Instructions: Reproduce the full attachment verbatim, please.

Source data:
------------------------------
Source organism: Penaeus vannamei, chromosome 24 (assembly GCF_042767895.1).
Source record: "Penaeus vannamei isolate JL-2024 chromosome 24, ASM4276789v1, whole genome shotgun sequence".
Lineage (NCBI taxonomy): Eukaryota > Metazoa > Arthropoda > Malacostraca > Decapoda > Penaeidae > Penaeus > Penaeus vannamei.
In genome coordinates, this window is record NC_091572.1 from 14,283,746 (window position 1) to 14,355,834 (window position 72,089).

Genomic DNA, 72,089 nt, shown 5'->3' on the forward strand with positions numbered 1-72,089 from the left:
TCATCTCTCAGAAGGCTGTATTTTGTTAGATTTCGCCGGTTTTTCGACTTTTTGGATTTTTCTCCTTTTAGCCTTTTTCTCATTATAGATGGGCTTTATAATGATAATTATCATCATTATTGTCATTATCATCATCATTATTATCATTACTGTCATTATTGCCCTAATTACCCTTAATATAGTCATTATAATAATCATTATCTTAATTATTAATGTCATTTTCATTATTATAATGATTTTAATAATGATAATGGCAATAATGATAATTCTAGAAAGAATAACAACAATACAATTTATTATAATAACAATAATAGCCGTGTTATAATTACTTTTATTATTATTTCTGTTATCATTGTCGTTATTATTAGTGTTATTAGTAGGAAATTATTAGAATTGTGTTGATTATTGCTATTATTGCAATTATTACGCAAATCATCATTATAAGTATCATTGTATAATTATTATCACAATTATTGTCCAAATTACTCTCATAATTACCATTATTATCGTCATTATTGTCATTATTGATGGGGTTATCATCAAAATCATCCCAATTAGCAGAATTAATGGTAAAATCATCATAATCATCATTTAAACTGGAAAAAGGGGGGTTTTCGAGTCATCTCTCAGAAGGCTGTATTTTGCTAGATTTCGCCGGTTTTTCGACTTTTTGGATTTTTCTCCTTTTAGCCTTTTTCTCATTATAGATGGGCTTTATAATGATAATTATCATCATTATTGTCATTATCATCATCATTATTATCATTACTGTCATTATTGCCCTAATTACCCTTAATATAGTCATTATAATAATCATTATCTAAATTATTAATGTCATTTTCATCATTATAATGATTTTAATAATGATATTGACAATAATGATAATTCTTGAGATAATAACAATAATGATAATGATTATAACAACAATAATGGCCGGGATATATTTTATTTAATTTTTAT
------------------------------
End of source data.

Source organism: Penaeus vannamei, chromosome 24 (assembly GCF_042767895.1).
Source record: "Penaeus vannamei isolate JL-2024 chromosome 24, ASM4276789v1, whole genome shotgun sequence".
Lineage (NCBI taxonomy): Eukaryota > Metazoa > Arthropoda > Malacostraca > Decapoda > Penaeidae > Penaeus > Penaeus vannamei.
In genome coordinates, this window is record NC_091572.1 from 14,283,746 (window position 1) to 14,355,834 (window position 72,089).

Genomic DNA, 72,089 nt, shown 5'->3' on the forward strand with positions numbered 1-72,089 from the left:
TCATCTCTCAGAAGGCTGTATTTTGTTAGATTTCGCCGGTTTTTCGACTTTTTGGATTTTTCTCCTTTTAGCCTTTTTCTCATTATAGATGGGCTTTATAATGATAATTATCATCATTATTGTCATTATCATCATCATTATTATCATTACTGTCATTATTGCCCTAATTACCCTTAATATAGTCATTATAATAATCATTATCTTAATTATTAATGTCATTTTCATTATTATAATGATTTTAATAATGATAATGGCAATAATGATAATTCTAGAAAGAATAACAACAATACAATTTATTATAATAACAATAATAGCCGTGTTATAATTACTTTTATTATTATTTCTGTTATCATTGTCGTTATTATTAGTGTTATTAGTAGGAAATTATTAGAATTGTGTTGATTATTGCTATTATTGCAATTATTACGCAAATCATCATTATAAGTATCATTGTATAATTATTATCACAATTATTGTCCAAATTACTCTCATAATTACCATTATTATCGTCATTATTGTCATTATTGATGGGGTTATCATCAAAATCATCCCAATTAGCAGAATTAATGGTAAAATCATCATAATCATCATTTAAACTGGAAAAAGGGGGGTTTTCGAGTCATCTCTCAGAAGGCTGTATTTTGCTAGATTTCGCCGGTTTTTCGACTTTTTGGATTTTTCTCCTTTTAGCCTTTTTCTCATTATAGATGGGCTTTATAATGATAATTATCATCATTATTGTCATTATCATCATCATTATTATCATTACTGTCATTATTGCCCTAATTACCCTTAATATAGTCATTATAATAATCATTATCTAAATTATTAATGTCATTTTCATCATTATAATGATTTTAATAATGATATTGACAATAATGATAATTCTTGAGATAATAACAATAATGATAATGATTATAACAACAATAATGGCCGGGATATATTTTATTTAATTTTTAT